“Neobranching” in the context of aortic dissection is a new concept applied in the case of aortic dissection originating not from the aorta but with an entry tear in any side branch of the aorta.1 Following the idea of closing the entry tear of a dissection, the side branch becomes the target of treatment (eg, the side branch will have to be stent grafted) and thereby becomes a neobranch, whereas the aorta itself stays entirely untouched but still remodels over time because the entry tear has been closed (Figure 1).

Figure 1. Pictorial display of “neobranching” showing an extra-aortic entry to an aortic dissection/intramural hematoma, which was sealed by neobranches (ie, hugging Viabahn stent grafts [Gore & Associates] in the innominate artery).

What were the most important findings from the recent study of recurrent aortic dissection based on the International Registry of Aortic Dissection (IRAD) database? Do these findings provide any clues on ways to improve upon initial treatments?

Recurrent aortic dissection has been observed despite successful treatment of the initial dissection. We proved that recurrent dissection (irrespective of its location) is frequently found in patients with overt or occult connective tissue disease, which is actually not surprising. However, the finding also implies that genetic profiling and proper identification of “nonsyndromic” cases of dissection is of paramount importance.

What is the current focus of the IRAD organization’s research efforts? Will there be any new reports in the near future?

The IRAD organization recently celebrated its 20th anniversary, which is almost a miracle that we had not expected at its inception in 1996. An idea born in a parking lot in New Orleans at the American Heart Association scientific sessions (between Dr. Eric Isselbacher and myself) has sustained over 2 decades and produced more than 80 peer-reviewed articles, some of which were important and pace-setting, and it is still growing.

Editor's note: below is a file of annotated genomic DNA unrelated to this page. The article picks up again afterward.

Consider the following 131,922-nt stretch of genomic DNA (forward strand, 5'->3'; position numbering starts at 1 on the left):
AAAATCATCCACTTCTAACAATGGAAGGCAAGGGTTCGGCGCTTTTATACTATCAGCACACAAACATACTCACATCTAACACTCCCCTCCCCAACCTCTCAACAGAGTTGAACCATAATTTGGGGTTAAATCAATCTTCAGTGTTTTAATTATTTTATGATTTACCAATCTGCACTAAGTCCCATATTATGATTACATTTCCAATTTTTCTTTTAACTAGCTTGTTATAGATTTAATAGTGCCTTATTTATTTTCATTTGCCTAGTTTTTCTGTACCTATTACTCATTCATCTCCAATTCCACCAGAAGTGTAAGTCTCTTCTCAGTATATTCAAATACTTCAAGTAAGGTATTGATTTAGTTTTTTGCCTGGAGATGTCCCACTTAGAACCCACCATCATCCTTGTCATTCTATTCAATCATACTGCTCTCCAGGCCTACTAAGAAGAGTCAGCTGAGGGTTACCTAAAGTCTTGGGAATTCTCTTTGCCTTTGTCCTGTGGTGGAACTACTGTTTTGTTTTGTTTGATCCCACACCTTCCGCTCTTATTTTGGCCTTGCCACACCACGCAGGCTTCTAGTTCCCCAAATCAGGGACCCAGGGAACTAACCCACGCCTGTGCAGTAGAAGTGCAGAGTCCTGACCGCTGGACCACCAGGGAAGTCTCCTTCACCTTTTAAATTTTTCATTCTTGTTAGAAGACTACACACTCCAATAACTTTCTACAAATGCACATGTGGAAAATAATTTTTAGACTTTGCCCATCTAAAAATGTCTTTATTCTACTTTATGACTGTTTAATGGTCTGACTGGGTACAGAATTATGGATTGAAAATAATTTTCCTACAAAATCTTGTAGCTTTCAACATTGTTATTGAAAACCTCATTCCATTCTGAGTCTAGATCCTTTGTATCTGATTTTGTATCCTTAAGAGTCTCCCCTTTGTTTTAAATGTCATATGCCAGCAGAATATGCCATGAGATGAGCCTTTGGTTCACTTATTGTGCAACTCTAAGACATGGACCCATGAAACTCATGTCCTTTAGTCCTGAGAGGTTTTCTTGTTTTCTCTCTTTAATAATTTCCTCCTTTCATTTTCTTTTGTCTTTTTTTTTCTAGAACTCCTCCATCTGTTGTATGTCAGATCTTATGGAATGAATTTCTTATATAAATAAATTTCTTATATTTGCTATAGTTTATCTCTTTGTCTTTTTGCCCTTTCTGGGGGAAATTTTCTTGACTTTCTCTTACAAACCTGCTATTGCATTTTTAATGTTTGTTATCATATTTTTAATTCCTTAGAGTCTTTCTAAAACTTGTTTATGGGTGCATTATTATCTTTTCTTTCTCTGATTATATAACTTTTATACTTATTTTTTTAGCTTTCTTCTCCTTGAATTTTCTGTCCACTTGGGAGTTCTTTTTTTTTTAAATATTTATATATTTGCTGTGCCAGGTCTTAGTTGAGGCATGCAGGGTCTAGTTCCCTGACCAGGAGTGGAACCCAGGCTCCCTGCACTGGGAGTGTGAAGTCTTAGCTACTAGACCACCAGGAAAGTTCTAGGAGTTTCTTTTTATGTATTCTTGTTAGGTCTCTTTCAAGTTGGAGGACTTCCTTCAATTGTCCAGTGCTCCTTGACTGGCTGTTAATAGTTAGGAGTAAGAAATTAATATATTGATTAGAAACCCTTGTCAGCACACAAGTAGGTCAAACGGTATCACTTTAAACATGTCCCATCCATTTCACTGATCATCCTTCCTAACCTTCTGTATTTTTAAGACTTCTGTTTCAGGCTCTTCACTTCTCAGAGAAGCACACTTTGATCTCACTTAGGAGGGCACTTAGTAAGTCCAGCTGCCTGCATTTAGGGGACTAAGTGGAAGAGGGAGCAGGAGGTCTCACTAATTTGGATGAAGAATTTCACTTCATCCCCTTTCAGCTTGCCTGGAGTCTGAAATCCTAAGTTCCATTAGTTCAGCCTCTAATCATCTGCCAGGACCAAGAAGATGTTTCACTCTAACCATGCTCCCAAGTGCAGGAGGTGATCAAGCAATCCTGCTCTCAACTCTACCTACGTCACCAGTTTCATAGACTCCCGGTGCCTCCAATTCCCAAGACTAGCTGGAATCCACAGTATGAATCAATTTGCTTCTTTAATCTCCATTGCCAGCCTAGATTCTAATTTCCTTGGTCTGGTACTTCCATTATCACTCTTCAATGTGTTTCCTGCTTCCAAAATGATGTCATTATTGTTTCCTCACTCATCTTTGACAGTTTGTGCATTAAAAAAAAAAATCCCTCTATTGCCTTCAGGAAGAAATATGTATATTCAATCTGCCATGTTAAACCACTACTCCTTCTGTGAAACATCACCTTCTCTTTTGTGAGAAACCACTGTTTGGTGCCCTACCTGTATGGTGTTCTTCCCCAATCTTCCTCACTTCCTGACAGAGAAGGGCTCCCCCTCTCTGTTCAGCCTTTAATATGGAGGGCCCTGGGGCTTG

Our new interest within IRAD is the creation of new IRAD branches focusing on genetic profiling (IRAD-GEN), imaging concepts (IRAD-IMAGE), and interventional treatment (IRAD-Intervention) that require specific sets of data.

I am hopeful and almost certain that there will be new reports from IRAD subgroups to open the eyes of the medical community, which may not necessarily be familiar with the low-incidence/high-impact condition of aortic dissection.

1. Vandormael IL, Salmasi MY, Yeh JS, Nienaber CA. Endovascular “neobranching” to manage acute aortic syndrome [published online September 19, 2016]. Catheter Cardiovasc Interv.

Christoph A. Nienaber, MD, PhD, FESC, FAHA
Professor of Internal Medicine and Cardiology
The Royal Brompton Hospital
Cardiology and Aortic Centre
London, United Kingdom
C.Nienaber@rbht.nhs.uk
Disclosures: None.